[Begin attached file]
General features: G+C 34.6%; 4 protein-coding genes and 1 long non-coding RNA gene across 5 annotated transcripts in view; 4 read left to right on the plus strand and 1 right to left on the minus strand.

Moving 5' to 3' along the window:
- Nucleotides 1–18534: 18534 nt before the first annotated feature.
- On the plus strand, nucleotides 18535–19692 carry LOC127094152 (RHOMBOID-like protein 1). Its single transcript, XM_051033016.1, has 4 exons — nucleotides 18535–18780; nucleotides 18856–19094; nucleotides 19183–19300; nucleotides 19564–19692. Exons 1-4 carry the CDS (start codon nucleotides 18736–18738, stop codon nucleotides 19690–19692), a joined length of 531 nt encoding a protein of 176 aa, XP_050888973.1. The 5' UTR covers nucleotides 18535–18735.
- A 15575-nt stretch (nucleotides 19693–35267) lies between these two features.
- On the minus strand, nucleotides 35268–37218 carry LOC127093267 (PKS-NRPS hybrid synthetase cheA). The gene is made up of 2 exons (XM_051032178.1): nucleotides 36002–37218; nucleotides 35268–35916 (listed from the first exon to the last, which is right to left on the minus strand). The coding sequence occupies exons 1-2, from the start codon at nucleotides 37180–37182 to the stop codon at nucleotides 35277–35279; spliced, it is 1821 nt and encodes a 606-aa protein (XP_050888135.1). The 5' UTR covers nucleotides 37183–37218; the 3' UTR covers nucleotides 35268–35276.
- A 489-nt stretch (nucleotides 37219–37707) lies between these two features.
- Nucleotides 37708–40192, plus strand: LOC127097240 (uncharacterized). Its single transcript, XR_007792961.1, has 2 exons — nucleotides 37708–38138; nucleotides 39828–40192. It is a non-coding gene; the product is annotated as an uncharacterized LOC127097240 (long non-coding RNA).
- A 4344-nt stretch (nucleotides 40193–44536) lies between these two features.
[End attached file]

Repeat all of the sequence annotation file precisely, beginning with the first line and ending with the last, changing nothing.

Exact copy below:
General features: G+C 34.6%; 4 protein-coding genes and 1 long non-coding RNA gene across 5 annotated transcripts in view; 4 read left to right on the plus strand and 1 right to left on the minus strand.

Moving 5' to 3' along the window:
- Nucleotides 1–18534: 18534 nt before the first annotated feature.
- On the plus strand, nucleotides 18535–19692 carry LOC127094152 (RHOMBOID-like protein 1). Its single transcript, XM_051033016.1, has 4 exons — nucleotides 18535–18780; nucleotides 18856–19094; nucleotides 19183–19300; nucleotides 19564–19692. Exons 1-4 carry the CDS (start codon nucleotides 18736–18738, stop codon nucleotides 19690–19692), a joined length of 531 nt encoding a protein of 176 aa, XP_050888973.1. The 5' UTR covers nucleotides 18535–18735.
- A 15575-nt stretch (nucleotides 19693–35267) lies between these two features.
- On the minus strand, nucleotides 35268–37218 carry LOC127093267 (PKS-NRPS hybrid synthetase cheA). The gene is made up of 2 exons (XM_051032178.1): nucleotides 36002–37218; nucleotides 35268–35916 (listed from the first exon to the last, which is right to left on the minus strand). The coding sequence occupies exons 1-2, from the start codon at nucleotides 37180–37182 to the stop codon at nucleotides 35277–35279; spliced, it is 1821 nt and encodes a 606-aa protein (XP_050888135.1). The 5' UTR covers nucleotides 37183–37218; the 3' UTR covers nucleotides 35268–35276.
- A 489-nt stretch (nucleotides 37219–37707) lies between these two features.
- Nucleotides 37708–40192, plus strand: LOC127097240 (uncharacterized). Its single transcript, XR_007792961.1, has 2 exons — nucleotides 37708–38138; nucleotides 39828–40192. It is a non-coding gene; the product is annotated as an uncharacterized LOC127097240 (long non-coding RNA).
- A 4344-nt stretch (nucleotides 40193–44536) lies between these two features.